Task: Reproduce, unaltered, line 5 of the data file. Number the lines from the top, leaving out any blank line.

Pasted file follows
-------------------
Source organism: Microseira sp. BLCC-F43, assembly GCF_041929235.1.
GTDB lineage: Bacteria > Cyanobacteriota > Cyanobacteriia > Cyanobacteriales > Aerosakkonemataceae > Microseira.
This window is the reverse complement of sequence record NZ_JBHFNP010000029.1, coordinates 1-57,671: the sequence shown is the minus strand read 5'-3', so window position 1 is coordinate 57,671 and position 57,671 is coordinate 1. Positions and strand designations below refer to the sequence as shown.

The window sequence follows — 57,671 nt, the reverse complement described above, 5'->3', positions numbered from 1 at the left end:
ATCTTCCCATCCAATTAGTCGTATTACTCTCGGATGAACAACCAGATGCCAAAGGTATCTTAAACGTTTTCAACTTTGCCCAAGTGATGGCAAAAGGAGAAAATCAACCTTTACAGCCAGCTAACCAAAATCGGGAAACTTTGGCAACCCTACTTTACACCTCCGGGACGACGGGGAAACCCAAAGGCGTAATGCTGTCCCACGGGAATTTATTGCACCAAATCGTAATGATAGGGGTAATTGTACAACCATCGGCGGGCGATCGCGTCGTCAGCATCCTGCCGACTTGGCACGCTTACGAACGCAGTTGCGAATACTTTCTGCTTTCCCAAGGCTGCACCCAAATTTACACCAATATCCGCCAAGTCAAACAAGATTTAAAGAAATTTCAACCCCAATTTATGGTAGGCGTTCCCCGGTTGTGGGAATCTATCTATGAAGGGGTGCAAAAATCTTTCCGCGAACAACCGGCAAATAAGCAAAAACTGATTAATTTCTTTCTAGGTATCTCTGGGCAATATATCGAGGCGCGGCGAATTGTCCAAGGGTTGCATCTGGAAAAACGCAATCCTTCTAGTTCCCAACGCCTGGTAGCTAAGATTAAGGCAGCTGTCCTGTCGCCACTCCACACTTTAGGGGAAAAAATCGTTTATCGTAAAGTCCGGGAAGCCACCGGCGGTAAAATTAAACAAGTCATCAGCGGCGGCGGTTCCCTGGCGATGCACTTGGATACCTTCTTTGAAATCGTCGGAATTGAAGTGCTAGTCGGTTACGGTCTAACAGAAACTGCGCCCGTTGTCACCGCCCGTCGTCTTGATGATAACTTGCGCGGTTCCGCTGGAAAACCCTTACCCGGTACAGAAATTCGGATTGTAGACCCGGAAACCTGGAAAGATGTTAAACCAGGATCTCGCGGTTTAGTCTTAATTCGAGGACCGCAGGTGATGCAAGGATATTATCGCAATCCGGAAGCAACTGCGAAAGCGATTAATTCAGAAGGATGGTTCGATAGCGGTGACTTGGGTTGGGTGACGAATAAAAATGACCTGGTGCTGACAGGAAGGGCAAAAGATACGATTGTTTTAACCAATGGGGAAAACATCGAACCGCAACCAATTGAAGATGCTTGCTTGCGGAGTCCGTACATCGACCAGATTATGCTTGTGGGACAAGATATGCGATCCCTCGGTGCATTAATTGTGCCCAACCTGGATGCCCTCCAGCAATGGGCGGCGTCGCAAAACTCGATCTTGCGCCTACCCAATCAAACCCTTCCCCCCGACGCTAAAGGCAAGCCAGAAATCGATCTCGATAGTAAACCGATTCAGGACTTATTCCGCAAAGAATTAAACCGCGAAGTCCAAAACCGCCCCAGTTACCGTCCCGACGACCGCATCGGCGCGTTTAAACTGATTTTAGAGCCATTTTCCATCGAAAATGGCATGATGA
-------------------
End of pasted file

ATCTTCCCATCCAATTAGTCGTATTACTCTCGGATGAACAACCAGATGCCAAAGGTATCTTAAACGTTTTCAACTTTGCCCAAGTGATGGCAAAAGGAGAAAATCAACCTTTACAGCCAGCTAACCAAAATCGGGAAACTTTGGCAACCCTACTTTACACCTCCGGGACGACGGGGAAACCCAAAGGCGTAATGCTGTCCCACGGGAATTTATTGCACCAAATCGTAATGATAGGGGTAATTGTACAACCATCGGCGGGCGATCGCGTCGTCAGCATCCTGCCGACTTGGCACGCTTACGAACGCAGTTGCGAATACTTTCTGCTTTCCCAAGGCTGCACCCAAATTTACACCAATATCCGCCAAGTCAAACAAGATTTAAAGAAATTTCAACCCCAATTTATGGTAGGCGTTCCCCGGTTGTGGGAATCTATCTATGAAGGGGTGCAAAAATCTTTCCGCGAACAACCGGCAAATAAGCAAAAACTGATTAATTTCTTTCTAGGTATCTCTGGGCAATATATCGAGGCGCGGCGAATTGTCCAAGGGTTGCATCTGGAAAAACGCAATCCTTCTAGTTCCCAACGCCTGGTAGCTAAGATTAAGGCAGCTGTCCTGTCGCCACTCCACACTTTAGGGGAAAAAATCGTTTATCGTAAAGTCCGGGAAGCCACCGGCGGTAAAATTAAACAAGTCATCAGCGGCGGCGGTTCCCTGGCGATGCACTTGGATACCTTCTTTGAAATCGTCGGAATTGAAGTGCTAGTCGGTTACGGTCTAACAGAAACTGCGCCCGTTGTCACCGCCCGTCGTCTTGATGATAACTTGCGCGGTTCCGCTGGAAAACCCTTACCCGGTACAGAAATTCGGATTGTAGACCCGGAAACCTGGAAAGATGTTAAACCAGGATCTCGCGGTTTAGTCTTAATTCGAGGACCGCAGGTGATGCAAGGATATTATCGCAATCCGGAAGCAACTGCGAAAGCGATTAATTCAGAAGGATGGTTCGATAGCGGTGACTTGGGTTGGGTGACGAATAAAAATGACCTGGTGCTGACAGGAAGGGCAAAAGATACGATTGTTTTAACCAATGGGGAAAACATCGAACCGCAACCAATTGAAGATGCTTGCTTGCGGAGTCCGTACATCGACCAGATTATGCTTGTGGGACAAGATATGCGATCCCTCGGTGCATTAATTGTGCCCAACCTGGATGCCCTCCAGCAATGGGCGGCGTCGCAAAACTCGATCTTGCGCCTACCCAATCAAACCCTTCCCCCCGACGCTAAAGGCAAGCCAGAAATCGATCTCGATAGTAAACCGATTCAGGACTTATTCCGCAAAGAATTAAACCGCGAAGTCCAAAACCGCCCCAGTTACCGTCCCGACGACCGCATCGGCGCGTTTAAACTGATTTTAGAGCCATTTTCCATCGAAAATGGCATGATGA